Two bombs have exploded minutes apart near the Lebanese capital, killing three people and wounding 20 others.
Several other vehicles were badly damaged by the blasts
The casualties were travelling on two buses near Bikfaya, a mainly Christian town in the hills north of Beirut.
Initial reports said 12 people had died. Investigators sealed off the area to collect evidence from the wrecks.
The bombings come at a time of acute political tension in Lebanon, and a day before the second anniversary of the killing of former PM Rafik Hariri.
Organisers of a mass rally planned in downtown Beirut on Wednesday to mark the Hariri assassination said there were no plans to cancel it.
Lebanese radio said the buses were passing through the village of Ain Alaq, just south of Bikfaya.
The BBC's Jim Muir in Beirut says this clearly well-planned attack, involving considerable organisation, will reinforce fears of many Lebanese that hidden hands are at work trying to stir up civil strife.
Officials said the first bus exploded, causing damage and casualties, and as people rushed to the scene, a second explosion ripped through the second bus as it drove up behind it.
The death toll was initially reported as much higher, but the Lebanese Red Cross said its workers had only delivered three bodies to hospitals.
Bikfaya is the ancestral home of the Gemayels, one of the most prominent Christian families in Lebanese politics.
Pierre Gemayel, a member of Lebanon's western-backed, anti-Syrian coalition government, was gunned down by unknown attackers in East Beirut last November.
Three other prominent public figures from the anti-Syrian camp have died in bombings in the last two years. Syria has always denied accusations of involvement.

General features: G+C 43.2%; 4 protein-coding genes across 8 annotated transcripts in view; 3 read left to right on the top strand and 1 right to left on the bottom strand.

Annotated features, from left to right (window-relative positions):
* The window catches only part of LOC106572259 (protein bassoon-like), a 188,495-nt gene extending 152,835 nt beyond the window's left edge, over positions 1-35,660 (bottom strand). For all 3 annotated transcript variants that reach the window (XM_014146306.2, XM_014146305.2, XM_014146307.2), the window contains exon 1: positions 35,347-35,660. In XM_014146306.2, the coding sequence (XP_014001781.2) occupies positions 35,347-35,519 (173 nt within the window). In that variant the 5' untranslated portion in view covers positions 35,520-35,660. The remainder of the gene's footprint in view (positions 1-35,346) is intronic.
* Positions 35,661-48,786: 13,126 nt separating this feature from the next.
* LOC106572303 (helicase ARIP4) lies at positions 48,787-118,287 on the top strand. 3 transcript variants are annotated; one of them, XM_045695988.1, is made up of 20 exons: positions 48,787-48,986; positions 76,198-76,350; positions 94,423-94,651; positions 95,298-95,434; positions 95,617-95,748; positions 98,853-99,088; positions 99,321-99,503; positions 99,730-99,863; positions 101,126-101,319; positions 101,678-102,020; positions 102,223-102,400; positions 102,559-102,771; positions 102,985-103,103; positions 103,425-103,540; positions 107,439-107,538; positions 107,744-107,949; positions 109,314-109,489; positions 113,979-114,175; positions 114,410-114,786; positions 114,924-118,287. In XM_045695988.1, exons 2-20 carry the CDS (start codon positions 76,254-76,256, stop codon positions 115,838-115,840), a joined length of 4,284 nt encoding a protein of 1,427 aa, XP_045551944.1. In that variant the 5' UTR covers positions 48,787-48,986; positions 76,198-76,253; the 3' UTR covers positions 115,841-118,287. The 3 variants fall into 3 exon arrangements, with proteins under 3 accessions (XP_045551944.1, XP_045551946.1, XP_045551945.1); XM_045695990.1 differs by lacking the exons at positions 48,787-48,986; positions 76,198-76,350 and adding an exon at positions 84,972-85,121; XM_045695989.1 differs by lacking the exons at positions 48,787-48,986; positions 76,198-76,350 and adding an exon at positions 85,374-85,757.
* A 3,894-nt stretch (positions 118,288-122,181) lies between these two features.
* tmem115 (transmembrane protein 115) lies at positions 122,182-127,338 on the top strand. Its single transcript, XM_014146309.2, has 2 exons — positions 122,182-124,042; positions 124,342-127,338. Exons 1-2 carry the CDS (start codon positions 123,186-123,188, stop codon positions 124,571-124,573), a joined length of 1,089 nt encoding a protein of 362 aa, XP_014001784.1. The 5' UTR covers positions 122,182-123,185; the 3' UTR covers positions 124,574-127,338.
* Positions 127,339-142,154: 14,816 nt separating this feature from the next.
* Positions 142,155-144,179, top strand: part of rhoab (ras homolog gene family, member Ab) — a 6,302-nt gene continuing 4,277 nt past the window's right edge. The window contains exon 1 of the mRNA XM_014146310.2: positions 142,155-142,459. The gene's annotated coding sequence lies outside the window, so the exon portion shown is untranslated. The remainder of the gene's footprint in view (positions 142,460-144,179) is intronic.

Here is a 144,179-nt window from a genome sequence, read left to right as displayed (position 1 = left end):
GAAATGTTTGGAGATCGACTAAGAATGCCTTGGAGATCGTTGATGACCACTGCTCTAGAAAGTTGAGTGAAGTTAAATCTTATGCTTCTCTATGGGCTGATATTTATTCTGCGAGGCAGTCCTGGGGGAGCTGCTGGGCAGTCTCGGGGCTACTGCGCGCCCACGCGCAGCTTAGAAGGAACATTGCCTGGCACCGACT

Saad Hariri, Rafik's son and political heir, described the bombings as a "cowardly terrorist attack" designed to disrupt the anniversary ceremonies.
President Emile Lahoud, of the pro-Syrian camp, said they were a clear attempt to foil a peaceful resolution between Lebanese factions.
"Every time the possibility of practical solutions looms on the horizon between the Lebanese factions to strengthen their unity, the enemies of Lebanon rush to commit a new crime against innocents," he said in a statement.
Political and sectarian tensions have running high in Lebanon, erupting in clashes in January between supporters and opponents of the government.
Correspondents say organisers from the different political factions have been working hard to avoid problems at Wednesday's pro-government rally, close to where opposition supporters have been holding a sit-in.
Lebanon's political crisis arose when six pro-Syrian ministers resigned in November, primarily over the endorsement by the cabinet of a UN tribunal to try suspects in the Hariri bombing.